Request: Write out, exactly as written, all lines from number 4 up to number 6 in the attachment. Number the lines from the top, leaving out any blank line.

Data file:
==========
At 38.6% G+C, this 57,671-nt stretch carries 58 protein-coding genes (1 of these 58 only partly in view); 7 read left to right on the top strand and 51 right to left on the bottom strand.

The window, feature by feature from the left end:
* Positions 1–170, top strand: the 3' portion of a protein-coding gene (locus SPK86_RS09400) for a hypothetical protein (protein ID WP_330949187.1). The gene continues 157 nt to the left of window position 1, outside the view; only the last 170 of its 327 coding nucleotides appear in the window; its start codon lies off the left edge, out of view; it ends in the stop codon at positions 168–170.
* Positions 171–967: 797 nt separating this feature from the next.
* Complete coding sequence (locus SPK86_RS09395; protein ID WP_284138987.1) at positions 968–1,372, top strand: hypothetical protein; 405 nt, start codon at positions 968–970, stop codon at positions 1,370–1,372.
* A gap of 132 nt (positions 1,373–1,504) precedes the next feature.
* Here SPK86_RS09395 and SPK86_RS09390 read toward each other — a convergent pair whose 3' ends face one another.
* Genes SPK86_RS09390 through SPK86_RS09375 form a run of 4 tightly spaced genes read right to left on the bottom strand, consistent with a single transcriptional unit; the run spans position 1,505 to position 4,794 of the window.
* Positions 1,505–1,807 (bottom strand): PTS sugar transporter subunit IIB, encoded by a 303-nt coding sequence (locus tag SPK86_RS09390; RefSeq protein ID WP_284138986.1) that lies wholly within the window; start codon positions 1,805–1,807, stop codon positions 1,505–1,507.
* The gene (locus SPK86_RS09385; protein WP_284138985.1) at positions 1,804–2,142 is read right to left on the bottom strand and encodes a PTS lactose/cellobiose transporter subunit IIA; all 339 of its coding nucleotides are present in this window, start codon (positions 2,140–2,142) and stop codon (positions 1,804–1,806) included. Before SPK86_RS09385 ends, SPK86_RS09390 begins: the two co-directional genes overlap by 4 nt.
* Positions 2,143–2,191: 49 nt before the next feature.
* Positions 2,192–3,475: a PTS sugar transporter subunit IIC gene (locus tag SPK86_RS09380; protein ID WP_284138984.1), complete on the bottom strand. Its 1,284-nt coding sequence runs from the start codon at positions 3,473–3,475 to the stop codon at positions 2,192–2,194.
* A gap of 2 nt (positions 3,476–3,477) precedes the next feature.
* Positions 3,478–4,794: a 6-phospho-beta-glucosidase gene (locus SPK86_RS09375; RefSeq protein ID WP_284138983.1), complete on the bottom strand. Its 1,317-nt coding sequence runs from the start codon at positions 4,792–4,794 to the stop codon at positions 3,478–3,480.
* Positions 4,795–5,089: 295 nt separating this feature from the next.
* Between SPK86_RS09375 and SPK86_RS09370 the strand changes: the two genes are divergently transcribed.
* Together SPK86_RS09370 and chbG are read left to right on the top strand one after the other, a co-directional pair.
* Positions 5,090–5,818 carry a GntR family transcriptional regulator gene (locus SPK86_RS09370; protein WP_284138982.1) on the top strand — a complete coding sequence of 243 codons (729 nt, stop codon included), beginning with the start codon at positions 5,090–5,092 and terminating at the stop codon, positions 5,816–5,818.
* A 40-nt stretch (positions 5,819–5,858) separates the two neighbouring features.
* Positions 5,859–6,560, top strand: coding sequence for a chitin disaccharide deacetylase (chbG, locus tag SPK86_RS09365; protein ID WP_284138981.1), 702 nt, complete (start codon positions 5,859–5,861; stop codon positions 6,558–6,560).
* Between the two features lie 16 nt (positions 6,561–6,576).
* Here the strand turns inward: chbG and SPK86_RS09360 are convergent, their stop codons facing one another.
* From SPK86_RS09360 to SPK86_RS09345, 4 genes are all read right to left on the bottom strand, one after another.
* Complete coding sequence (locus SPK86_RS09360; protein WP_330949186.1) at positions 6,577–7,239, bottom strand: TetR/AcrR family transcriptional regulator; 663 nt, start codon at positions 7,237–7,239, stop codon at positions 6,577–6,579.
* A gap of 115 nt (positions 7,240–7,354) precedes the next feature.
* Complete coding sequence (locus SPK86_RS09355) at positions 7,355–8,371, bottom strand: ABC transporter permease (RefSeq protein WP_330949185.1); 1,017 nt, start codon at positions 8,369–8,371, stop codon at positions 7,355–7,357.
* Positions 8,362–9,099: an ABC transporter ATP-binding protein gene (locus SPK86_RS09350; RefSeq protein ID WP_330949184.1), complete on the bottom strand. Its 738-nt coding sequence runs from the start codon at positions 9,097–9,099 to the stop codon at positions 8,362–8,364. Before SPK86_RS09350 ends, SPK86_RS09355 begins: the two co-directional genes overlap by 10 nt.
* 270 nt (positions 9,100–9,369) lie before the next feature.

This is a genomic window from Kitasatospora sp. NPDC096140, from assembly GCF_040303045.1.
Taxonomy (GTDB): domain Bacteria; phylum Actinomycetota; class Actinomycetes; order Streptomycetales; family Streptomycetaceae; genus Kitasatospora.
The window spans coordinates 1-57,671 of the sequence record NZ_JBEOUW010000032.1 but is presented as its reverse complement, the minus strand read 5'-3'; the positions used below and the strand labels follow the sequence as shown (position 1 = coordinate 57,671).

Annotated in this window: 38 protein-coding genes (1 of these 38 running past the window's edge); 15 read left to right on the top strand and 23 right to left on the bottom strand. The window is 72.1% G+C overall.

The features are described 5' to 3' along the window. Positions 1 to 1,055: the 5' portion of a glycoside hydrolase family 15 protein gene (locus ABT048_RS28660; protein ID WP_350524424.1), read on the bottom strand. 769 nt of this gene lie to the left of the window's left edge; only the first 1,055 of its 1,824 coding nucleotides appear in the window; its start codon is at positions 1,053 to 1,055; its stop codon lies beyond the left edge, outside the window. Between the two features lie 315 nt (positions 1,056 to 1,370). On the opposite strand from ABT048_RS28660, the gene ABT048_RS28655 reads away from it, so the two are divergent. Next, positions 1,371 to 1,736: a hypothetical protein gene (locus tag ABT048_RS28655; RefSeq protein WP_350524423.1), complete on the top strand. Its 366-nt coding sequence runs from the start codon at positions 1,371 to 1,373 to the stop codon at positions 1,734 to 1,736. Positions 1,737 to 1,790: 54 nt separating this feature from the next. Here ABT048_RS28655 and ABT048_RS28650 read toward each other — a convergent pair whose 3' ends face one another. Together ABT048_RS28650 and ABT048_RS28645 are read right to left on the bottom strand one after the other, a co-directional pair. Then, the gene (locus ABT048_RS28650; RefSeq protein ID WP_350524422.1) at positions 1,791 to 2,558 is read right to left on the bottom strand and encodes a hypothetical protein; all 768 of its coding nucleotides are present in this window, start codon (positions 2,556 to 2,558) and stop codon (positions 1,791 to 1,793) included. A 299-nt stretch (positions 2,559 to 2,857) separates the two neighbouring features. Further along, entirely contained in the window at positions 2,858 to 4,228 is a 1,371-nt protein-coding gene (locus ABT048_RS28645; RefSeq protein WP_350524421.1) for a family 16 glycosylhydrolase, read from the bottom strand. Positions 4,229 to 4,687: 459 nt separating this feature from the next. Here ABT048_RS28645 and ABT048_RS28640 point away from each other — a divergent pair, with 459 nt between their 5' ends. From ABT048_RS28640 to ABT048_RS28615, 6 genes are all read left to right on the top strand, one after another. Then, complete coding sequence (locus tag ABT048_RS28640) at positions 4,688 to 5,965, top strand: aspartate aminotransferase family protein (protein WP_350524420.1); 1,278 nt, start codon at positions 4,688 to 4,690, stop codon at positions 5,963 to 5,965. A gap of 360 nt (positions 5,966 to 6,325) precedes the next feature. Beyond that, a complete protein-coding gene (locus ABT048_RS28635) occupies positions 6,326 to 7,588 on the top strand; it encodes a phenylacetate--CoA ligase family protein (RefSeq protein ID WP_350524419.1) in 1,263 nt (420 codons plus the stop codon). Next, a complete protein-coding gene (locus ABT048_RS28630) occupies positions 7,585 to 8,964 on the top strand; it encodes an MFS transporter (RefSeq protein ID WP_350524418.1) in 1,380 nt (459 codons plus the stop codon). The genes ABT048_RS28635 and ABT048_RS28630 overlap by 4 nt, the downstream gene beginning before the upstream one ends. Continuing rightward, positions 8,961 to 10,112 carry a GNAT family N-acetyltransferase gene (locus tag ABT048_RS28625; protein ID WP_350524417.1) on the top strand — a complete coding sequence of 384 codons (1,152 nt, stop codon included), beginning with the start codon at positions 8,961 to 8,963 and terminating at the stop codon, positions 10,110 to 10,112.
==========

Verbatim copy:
* Positions 171–967: 797 nt separating this feature from the next.
* Complete coding sequence (locus SPK86_RS09395; protein ID WP_284138987.1) at positions 968–1,372, top strand: hypothetical protein; 405 nt, start codon at positions 968–970, stop codon at positions 1,370–1,372.
* A gap of 132 nt (positions 1,373–1,504) precedes the next feature.